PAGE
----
Goals are a form of self-regulation adopted by humans to achieve specific aims. By focusing people’s attention, goals facilitate responses that are compatible with people’s objectives. Although the behavior of lower animals is controlled by biological mechanisms, human functioning is more flexible. Humans have the ability to regulate their responses beyond biologically based propensities. Goals represent one form of self-regulation common in people’s daily lives.
While the specific content of people’s goals vary considerably, a number of features have been identified by psychologists as common to all goals.
Goals are mental ideas, or cognitive representations, meaning that they are based in the mind. Consequently, goals can only be inferred, rather than observed. Furthermore, goals are restricted to animals that use their mind in the process of regulation. The actions of plant life, therefore, are not seen as goal-directed behavior. A blossoming rose bush, for example, is simply reacting to the conditions in its environment. It responds by reflex alone. By the same token, physiological functions in humans, such as digestion or blood circulation, are not viewed as goal-directed for a similar reason. These functions are carried out automatically, without any thought regarding the future.
When engaging in goal-directed behavior, people take into account future events, behaving in ways that either facilitate or prevent their occurrence. Goal-directed behavior, therefore, does not simply entail an immediate response to a stimulus. Flinching in response to a loud noise, for example, would not constitute goal-directed behavior. Of central importance is the role of a mental image of a future possibility that influences present behavior.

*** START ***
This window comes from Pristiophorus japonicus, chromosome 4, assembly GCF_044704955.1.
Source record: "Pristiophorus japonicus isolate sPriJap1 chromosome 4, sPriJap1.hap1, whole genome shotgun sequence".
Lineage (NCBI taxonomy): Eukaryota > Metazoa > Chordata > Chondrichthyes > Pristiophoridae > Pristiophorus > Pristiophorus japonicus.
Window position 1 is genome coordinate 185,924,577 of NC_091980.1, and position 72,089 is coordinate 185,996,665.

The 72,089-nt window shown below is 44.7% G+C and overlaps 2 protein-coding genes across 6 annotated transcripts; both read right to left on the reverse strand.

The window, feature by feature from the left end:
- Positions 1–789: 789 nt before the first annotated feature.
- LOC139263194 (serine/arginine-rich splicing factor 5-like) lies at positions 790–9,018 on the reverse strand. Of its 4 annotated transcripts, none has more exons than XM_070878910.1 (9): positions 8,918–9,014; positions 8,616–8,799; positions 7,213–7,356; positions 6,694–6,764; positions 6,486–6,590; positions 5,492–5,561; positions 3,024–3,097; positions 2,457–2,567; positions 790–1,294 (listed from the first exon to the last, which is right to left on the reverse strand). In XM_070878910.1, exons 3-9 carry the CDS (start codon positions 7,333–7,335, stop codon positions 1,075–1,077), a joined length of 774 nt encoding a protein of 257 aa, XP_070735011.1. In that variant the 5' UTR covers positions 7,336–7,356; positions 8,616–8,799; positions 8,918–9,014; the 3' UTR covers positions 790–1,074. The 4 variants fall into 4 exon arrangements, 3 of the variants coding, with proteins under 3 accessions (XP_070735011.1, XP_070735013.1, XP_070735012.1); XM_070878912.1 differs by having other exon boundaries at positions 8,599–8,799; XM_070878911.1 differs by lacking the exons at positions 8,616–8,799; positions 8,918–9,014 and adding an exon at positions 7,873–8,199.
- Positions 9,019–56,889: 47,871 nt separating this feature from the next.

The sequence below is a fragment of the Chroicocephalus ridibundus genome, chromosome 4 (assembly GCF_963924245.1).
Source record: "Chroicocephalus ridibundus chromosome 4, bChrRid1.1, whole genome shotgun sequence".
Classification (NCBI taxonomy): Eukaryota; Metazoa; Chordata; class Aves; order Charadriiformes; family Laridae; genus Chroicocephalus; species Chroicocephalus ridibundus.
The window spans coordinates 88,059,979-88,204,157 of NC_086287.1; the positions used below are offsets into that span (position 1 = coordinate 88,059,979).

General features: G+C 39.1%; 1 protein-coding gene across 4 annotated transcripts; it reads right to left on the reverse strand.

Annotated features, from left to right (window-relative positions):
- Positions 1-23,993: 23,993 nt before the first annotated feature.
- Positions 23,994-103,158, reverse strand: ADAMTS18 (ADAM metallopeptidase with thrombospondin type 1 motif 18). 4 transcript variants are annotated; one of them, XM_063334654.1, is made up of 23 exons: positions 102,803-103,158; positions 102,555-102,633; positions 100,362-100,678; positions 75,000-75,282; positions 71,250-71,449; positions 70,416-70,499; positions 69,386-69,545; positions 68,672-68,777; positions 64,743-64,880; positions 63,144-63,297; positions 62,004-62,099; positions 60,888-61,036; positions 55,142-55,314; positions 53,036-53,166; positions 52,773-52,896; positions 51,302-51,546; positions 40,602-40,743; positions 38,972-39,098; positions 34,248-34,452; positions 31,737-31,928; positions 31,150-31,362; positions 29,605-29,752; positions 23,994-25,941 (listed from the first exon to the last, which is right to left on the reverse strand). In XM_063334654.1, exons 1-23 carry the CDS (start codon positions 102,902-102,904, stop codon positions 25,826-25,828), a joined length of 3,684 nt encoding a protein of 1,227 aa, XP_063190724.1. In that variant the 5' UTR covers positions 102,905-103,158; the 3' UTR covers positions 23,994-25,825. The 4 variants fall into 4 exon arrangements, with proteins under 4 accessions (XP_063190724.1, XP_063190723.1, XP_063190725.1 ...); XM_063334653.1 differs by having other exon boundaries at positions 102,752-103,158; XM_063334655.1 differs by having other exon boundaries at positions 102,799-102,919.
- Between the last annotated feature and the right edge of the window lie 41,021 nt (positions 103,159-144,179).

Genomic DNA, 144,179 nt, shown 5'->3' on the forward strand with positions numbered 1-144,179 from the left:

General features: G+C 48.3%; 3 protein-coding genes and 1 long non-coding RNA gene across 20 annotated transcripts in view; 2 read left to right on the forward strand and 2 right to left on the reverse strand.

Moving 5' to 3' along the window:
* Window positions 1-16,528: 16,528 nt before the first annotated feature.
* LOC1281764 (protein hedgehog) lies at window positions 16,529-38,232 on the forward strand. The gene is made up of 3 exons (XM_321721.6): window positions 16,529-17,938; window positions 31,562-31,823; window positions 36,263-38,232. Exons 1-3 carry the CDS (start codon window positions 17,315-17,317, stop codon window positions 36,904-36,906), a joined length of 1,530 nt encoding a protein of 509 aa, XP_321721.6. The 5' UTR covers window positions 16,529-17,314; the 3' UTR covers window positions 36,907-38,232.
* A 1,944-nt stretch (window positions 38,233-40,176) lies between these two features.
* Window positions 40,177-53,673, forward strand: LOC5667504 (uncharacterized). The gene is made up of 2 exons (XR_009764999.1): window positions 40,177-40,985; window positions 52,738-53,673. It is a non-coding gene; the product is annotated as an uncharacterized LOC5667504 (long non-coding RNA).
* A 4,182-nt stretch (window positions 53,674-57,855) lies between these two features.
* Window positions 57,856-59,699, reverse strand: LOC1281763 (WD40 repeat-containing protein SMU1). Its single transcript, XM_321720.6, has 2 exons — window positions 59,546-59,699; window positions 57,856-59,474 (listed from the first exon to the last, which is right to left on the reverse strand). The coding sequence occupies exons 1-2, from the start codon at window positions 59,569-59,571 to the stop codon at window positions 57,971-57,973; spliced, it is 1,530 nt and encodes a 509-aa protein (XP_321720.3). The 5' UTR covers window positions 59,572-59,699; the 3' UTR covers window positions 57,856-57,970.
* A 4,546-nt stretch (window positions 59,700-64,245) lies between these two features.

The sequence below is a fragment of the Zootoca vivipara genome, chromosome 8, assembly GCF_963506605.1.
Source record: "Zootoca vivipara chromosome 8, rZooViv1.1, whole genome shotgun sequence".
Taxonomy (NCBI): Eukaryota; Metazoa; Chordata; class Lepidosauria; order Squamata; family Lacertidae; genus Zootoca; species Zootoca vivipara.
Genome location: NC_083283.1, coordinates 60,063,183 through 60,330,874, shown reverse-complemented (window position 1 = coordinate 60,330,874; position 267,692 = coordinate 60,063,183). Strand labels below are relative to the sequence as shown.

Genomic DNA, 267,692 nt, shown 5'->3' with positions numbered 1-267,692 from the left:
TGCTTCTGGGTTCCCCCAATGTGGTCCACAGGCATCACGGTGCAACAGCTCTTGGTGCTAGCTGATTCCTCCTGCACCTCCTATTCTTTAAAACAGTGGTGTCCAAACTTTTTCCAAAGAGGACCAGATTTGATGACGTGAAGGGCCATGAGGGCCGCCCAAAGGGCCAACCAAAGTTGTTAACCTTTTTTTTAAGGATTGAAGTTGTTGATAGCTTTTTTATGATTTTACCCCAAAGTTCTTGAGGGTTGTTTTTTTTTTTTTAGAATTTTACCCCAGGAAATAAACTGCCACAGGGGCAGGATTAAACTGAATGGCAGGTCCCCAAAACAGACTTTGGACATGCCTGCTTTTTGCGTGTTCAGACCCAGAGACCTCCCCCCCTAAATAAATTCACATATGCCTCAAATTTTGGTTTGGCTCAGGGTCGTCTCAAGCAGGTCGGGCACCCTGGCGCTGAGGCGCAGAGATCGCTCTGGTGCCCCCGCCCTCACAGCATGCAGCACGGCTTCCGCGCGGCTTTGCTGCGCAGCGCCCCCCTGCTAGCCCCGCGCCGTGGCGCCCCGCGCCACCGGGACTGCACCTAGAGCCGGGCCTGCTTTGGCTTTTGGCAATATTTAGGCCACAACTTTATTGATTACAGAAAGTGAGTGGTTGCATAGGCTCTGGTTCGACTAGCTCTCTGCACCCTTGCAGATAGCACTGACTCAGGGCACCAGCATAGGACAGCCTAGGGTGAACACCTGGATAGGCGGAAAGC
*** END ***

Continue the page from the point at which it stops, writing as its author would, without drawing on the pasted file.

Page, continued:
Goal commitment refers to the degree to which a person is dedicated to following through on his or her objective. It is only when an individual commits to some action that a goal is adopted. However, not all goals are committed to equally. Level of commitment may vary considerably, and this variability has important implications for effort, persistence, and absorption in the goal pursuit process. While goal commitment requires a conscious decision, once in place, goals may be activated thorough an automatic process, influencing behavior outside an individual’s conscious awareness.